“I am for mongrels and hybrids and creoles, for syncretism and confluence, for jazz and Afrobeat and Thai surf music, for integrated neighborhoods and open borders and the preposterous history of Barack Obama,” Chabon whitmanized in defense of intermarriage. “I am for the hodgepodge cuisines of seaports and crossroads, for sampling and mashups, pastiche and collage.”
But where I usually agreed with Cohen and his school of sociology was when, responding to declining Jewish numbers and engagement, they would champion Jewish literacy and distinctiveness. The goal was not to shame people into sticking with the tribe but to identify and promote what it is about Jewish life that is worth preserving in the first place: a textual inheritance; a particular moral and ethical language; a series of distinct and meaningful rituals; a living awareness of a Jewish past, in all its glories and horrors; a profound sense of connection with people who share that story.
That’s not tribalism; that’s not Bubbe saying she’ll sit shiva if you marry out. That’s a deep kind of cultural engagement that even Chabon should appreciate. And if the Jewish world created too few places that promote that affirmative vision of Jewish continuity, that’s not the researchers’ fault.
But those who are committed to this kind of Jewish continuity face a dilemma. It is what Ross Douthat, writing Sunday in The New York Times, calls “liberalism without/conservatism within.” Liberal Jews are prone to embrace a world with fewer borders, more diversity, the whole Maria-and-Tony thing. At the same time, the Jewish community maintains “a certain conservatism about its own patterns of marrying and begetting and cultural transmission (and, in the case of Israel, the safety of its lonely nation-state).”
Does that make many of us hypocrites? I suppose. But it is hypocrisy with a purpose. Yes, “West Side Story” is itself collage: of classical music and jazz, ballet and modern dance, Shakespeare and New York slang. It was originally conceived in fact as a clash not between “Americans” and “Puerto Ricans,” but Jews and Catholics. Its creators—four gay Jewish men—were at least doubly outsiders. But like a lot of American hybrids, it wouldn’t have come about at all without something distinctive in the upbringings of its creators.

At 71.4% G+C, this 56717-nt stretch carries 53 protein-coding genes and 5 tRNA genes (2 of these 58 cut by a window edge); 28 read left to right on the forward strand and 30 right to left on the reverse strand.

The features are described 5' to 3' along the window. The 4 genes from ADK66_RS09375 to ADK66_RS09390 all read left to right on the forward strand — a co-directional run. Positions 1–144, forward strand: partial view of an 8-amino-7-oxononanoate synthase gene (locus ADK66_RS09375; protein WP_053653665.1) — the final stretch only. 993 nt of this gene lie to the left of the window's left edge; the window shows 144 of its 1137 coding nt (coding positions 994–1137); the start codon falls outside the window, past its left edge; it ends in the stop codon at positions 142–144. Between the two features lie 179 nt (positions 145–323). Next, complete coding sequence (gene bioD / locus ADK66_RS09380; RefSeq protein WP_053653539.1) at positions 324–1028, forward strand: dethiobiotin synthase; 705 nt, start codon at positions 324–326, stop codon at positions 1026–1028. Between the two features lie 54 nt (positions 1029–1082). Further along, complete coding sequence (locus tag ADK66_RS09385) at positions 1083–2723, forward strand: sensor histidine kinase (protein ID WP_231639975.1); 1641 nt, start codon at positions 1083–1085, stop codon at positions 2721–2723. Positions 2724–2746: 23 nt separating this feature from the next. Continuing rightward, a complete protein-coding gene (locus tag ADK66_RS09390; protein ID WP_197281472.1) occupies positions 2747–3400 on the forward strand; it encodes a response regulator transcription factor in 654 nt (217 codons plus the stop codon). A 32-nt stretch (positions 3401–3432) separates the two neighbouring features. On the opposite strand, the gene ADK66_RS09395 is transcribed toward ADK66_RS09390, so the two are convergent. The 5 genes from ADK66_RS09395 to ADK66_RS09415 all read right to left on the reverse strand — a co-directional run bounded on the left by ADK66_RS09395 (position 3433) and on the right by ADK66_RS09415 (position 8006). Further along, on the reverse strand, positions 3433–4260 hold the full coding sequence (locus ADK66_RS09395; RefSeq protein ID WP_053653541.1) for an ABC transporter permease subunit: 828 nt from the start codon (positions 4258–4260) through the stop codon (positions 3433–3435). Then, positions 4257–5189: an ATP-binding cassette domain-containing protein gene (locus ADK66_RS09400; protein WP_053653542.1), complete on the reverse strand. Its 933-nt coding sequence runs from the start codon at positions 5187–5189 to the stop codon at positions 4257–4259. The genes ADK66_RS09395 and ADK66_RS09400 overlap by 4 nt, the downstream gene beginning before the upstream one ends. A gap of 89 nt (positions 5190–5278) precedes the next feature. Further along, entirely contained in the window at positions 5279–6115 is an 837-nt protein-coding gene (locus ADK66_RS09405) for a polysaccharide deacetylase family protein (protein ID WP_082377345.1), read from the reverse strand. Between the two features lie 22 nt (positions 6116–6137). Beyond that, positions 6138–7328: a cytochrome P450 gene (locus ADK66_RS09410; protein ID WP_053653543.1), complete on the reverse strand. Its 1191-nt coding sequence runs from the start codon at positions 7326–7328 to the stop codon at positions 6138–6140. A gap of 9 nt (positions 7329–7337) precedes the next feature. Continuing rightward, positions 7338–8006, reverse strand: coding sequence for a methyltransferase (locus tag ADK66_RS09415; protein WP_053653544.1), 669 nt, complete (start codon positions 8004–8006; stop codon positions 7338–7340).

Chabon wants “syncretism” without explaining where the distinctiveness of the ingredients comes from in the first place. There’s no Afrobeat without the West African musical traditions out of which it grew. Collages would be pretty bland unless the elements were distinct in one way or the other.
I’d flip it around on Chabon. If there was a small, distinct indigenous culture and its millennia-old folkways were about to be swept away by a tide of colonialism or cultural appropriation, would he celebrate that as “syncretism and confluence”? His call for an open-source Judaism suggests that tradition has run its course, and deserves to be subsumed by the mainstream. There are many, many Jews, however, including Jewish liberals, who see themselves as that besieged indigenous culture. And they are willing to fight to preserve it—not as a museum piece but a living, breathing, ever-growing thing.
Andrew Silow Carroll is editor in chief of the Jewish Telegraphic Agency.